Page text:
In addition to the numbers that prove the trend, RW has experienced a major shift in the types of assistance and information requested of our team. Rather than asking for volunteer policies and broad engagement strategies, companies are asking for benchmarking against companies with skills-based programs, how to find and engage high potential volunteers, and whether to narrow the focus of their programs. These are all good questions and we’re honored to be part of the conversation. At the same time, we hope to broaden the horizon and encourage an evolved perspective on the inclusion of traditional volunteering. Keep reading to learn more about what we mean by that.
3. Lack of Patience for Traditional Activities
While the increase in skills-based volunteering is an encouraging trend, the lack of patience for traditional activities is a bit concerning. Because practitioners are under pressure to prove the value of their programs, it’s easier to move away from painting walls and serving at homeless shelters – activities that are at best pretty fun, and at worst waste of time – in favor of mentoring, STEM education, and tech-related volunteering. We tend to breathe a sigh of relief when our employee volunteers are tutoring students instead of planting gardens. Why? Perceived value. No one questions the value of employees using their skills to increase the skills of a student in need. And that’s the root of the problem: how do we increase the actual value (and as a result the perceived value) of traditional volunteering?
Two reasons 2016 will be a year of increasing the value of traditional volunteering:
- Do you ever wonder why the same people show up over and over to your volunteering events? Statistically, only 25% of employees at your company have ever volunteered. (This number is even lower in Canada and the UK, higher in Australia, much lower in Eastern Europe and the BLOC countries.) The ones who show up are those who were intrinsically motivated to do so, most likely meaning they had a prior experience with volunteering outside of the company’s program. 50% of employees who volunteer for the first time in 2016 will do so through their place of work – and this is the group companies are challenged to attract and to keep. Skilled activities are great, but they tend to be a more appropriate fit for experienced volunteers. Companies that want high participation numbers need to provide a gateway for first time volunteers through low commitment, engaging, traditional activities.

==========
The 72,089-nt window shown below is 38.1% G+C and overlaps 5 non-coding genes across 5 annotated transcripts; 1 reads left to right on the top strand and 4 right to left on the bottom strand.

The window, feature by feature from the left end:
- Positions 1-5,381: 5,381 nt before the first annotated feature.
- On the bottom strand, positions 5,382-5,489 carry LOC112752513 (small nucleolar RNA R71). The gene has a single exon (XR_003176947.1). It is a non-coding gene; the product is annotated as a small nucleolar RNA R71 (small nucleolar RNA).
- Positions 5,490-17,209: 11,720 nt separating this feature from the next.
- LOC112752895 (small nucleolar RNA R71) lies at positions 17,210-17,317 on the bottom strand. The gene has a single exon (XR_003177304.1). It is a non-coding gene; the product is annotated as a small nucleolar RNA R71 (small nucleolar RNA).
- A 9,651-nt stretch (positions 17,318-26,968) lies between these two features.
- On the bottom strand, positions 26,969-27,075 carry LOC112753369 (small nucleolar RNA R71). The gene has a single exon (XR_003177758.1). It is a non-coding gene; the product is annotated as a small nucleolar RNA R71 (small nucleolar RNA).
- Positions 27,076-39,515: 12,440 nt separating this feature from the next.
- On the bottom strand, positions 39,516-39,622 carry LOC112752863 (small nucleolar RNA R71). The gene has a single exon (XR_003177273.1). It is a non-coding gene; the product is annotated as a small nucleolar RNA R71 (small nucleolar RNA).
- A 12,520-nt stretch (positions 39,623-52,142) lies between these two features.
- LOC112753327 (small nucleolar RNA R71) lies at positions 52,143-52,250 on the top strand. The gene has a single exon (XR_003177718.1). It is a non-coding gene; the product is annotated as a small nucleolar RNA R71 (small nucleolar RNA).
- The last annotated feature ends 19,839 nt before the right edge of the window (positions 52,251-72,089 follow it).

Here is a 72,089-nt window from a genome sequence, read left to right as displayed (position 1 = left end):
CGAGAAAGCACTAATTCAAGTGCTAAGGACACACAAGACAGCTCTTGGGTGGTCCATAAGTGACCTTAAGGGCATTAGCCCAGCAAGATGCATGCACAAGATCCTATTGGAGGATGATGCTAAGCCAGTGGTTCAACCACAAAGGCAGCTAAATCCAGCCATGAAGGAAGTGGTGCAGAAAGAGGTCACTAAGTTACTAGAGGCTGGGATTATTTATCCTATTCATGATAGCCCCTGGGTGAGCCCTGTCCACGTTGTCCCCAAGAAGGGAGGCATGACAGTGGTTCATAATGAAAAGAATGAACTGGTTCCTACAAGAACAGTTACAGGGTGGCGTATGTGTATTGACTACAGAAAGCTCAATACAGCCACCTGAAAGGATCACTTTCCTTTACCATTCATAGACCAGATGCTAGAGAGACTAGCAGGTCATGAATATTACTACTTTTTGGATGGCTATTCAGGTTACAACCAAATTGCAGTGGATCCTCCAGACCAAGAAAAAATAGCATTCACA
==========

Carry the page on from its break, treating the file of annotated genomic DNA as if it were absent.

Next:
- But here’s the thing: traditional activities should never (ever!) fail to benefit the business in the same way skill based activities do. In this sense, RW is just as impatient with old school volunteering as our clients are. We are not interested in seeing a group of employees paint a wall and walk away unaffected. Traditional activities should always incorporate a specific set of fundamental elements that create space for employees to be deeply affected. A percentage of these employees will transition into program leadership and become some of the program’s strongest recruiters. Additionally, traditional activities should always offer strong opportunities for experienced volunteers to employ and sharpen hard skills such as project management, organizing teams, and public speaking. Traditional volunteering in its current form is not good enough. 2016 will be the year of volunteerism evolving into activities that are transformative to the employee, beneficial to the business, and impactful to the community.
These are three of the emergent trends RW experienced in 2015. Plan to hear them discussed in depth at conferences and among practitioners throughout 2016. Other trends such as global collaboration, skepticism and scrutiny of the current international volunteering model, smarter practitioners, impact measurement, and a focus on growth and scale will continue to weave into the conversation. We look forward to joining you in the discussion! See any major trends we missed? Please reach out at email@example.com or (855) 926-4678.
Realized Worth designs and implements corporate volunteer programs for companies around the world. Want to discuss your program with us? We’ll be happy to hear from you! Find us on Twitter, Facebook, and LinkedIn.